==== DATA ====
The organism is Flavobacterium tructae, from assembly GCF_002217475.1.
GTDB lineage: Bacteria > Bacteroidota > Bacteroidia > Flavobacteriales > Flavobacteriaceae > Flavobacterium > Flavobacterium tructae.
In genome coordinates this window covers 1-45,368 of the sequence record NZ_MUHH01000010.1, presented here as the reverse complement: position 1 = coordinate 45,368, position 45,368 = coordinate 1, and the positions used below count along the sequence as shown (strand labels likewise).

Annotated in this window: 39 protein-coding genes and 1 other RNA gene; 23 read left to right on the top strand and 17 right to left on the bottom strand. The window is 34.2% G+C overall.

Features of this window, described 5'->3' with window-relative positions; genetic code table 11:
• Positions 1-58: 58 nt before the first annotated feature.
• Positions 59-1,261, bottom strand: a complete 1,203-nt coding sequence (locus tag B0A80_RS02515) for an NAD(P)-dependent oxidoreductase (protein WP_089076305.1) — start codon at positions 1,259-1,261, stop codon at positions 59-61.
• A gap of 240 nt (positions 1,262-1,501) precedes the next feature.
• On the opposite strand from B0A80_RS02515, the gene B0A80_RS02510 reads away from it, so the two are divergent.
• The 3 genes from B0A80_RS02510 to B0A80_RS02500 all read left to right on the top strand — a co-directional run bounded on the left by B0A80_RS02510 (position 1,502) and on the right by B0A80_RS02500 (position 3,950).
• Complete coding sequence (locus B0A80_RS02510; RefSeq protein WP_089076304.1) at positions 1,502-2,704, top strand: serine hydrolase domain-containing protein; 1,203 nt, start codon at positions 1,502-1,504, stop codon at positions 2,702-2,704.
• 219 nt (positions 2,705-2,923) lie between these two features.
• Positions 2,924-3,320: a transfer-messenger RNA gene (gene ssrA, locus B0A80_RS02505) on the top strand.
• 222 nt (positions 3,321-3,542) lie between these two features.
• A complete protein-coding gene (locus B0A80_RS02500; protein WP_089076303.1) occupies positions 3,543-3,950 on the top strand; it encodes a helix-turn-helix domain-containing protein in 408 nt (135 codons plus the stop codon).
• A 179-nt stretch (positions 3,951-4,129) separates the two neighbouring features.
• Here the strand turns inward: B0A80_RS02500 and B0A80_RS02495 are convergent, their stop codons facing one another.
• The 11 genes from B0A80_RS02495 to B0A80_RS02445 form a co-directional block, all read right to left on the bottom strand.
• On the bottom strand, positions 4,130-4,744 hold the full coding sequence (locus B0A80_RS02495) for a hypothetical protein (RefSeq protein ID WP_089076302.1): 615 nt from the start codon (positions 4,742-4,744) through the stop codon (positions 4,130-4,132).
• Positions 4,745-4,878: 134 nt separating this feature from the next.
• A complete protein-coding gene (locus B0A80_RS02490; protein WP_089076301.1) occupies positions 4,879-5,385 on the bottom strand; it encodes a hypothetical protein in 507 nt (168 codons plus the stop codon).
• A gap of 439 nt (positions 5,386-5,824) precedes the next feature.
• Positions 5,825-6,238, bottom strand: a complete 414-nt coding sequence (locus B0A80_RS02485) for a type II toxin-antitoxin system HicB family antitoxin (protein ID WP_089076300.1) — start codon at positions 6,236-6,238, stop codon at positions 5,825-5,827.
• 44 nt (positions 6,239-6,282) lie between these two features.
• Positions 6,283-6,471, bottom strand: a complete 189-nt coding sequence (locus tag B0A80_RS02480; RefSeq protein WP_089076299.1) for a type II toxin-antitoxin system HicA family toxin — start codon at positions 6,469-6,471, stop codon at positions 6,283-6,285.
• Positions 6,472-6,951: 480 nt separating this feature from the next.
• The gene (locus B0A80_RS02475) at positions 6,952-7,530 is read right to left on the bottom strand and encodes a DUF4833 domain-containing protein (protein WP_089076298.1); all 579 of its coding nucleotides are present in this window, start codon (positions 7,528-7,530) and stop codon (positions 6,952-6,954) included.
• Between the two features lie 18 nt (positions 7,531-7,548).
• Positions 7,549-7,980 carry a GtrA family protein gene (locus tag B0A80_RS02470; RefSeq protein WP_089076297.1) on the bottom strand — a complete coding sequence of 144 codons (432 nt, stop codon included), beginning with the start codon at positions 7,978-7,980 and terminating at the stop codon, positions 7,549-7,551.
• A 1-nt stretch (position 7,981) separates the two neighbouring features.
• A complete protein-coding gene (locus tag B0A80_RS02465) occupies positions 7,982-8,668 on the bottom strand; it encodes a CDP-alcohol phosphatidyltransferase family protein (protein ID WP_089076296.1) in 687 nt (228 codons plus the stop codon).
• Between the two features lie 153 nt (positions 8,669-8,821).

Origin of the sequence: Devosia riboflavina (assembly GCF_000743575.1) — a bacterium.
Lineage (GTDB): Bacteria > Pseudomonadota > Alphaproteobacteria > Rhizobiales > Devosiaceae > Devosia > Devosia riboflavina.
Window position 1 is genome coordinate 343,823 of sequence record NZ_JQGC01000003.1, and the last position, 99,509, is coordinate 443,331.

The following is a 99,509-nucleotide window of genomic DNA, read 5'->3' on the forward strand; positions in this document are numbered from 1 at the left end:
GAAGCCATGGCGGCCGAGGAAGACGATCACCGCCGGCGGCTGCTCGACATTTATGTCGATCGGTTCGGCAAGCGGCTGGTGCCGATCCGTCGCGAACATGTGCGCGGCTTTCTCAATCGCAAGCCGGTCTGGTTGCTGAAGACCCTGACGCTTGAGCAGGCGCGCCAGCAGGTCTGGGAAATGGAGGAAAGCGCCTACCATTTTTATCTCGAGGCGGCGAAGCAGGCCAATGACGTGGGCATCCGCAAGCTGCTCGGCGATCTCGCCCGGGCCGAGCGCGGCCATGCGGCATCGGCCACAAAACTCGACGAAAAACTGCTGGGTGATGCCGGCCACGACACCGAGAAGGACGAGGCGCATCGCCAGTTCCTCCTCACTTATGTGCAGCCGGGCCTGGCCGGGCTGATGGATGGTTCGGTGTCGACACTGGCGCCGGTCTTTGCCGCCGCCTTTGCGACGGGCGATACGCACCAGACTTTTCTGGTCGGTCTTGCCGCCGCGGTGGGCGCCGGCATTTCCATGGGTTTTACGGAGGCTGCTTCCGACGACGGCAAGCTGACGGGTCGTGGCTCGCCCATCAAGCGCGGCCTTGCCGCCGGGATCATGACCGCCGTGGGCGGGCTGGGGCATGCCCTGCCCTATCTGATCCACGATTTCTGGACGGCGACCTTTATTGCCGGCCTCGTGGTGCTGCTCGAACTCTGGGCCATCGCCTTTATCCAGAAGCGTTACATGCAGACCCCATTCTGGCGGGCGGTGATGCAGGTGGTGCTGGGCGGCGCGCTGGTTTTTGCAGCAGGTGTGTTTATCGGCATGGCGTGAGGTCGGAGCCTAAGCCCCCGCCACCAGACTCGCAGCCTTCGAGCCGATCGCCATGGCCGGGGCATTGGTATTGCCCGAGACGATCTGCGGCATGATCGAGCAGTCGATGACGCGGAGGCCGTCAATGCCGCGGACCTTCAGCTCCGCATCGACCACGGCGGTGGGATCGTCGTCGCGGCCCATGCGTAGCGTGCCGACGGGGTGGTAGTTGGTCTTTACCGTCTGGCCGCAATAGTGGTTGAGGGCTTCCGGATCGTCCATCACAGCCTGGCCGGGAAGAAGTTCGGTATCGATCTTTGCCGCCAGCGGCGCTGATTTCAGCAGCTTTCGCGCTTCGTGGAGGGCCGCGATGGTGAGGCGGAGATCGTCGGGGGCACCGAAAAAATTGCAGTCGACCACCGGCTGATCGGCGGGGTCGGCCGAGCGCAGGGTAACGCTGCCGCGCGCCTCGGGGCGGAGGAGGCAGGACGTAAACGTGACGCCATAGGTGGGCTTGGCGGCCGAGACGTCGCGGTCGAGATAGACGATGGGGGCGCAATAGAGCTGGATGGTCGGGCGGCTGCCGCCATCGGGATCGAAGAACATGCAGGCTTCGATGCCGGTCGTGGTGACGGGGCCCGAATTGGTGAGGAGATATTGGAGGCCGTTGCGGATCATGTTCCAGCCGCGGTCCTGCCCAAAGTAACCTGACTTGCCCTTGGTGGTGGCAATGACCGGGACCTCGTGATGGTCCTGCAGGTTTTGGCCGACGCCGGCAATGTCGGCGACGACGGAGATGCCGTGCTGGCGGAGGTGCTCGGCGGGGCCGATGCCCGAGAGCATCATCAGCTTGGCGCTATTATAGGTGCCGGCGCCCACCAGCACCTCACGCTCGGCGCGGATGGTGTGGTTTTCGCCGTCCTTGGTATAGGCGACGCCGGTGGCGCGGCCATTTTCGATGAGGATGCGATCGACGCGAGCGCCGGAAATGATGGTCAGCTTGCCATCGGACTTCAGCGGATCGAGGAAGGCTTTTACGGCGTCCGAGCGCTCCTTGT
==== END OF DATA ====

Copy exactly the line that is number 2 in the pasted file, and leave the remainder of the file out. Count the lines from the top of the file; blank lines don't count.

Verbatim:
GTDB lineage: Bacteria > Bacteroidota > Bacteroidia > Flavobacteriales > Flavobacteriaceae > Flavobacterium > Flavobacterium tructae.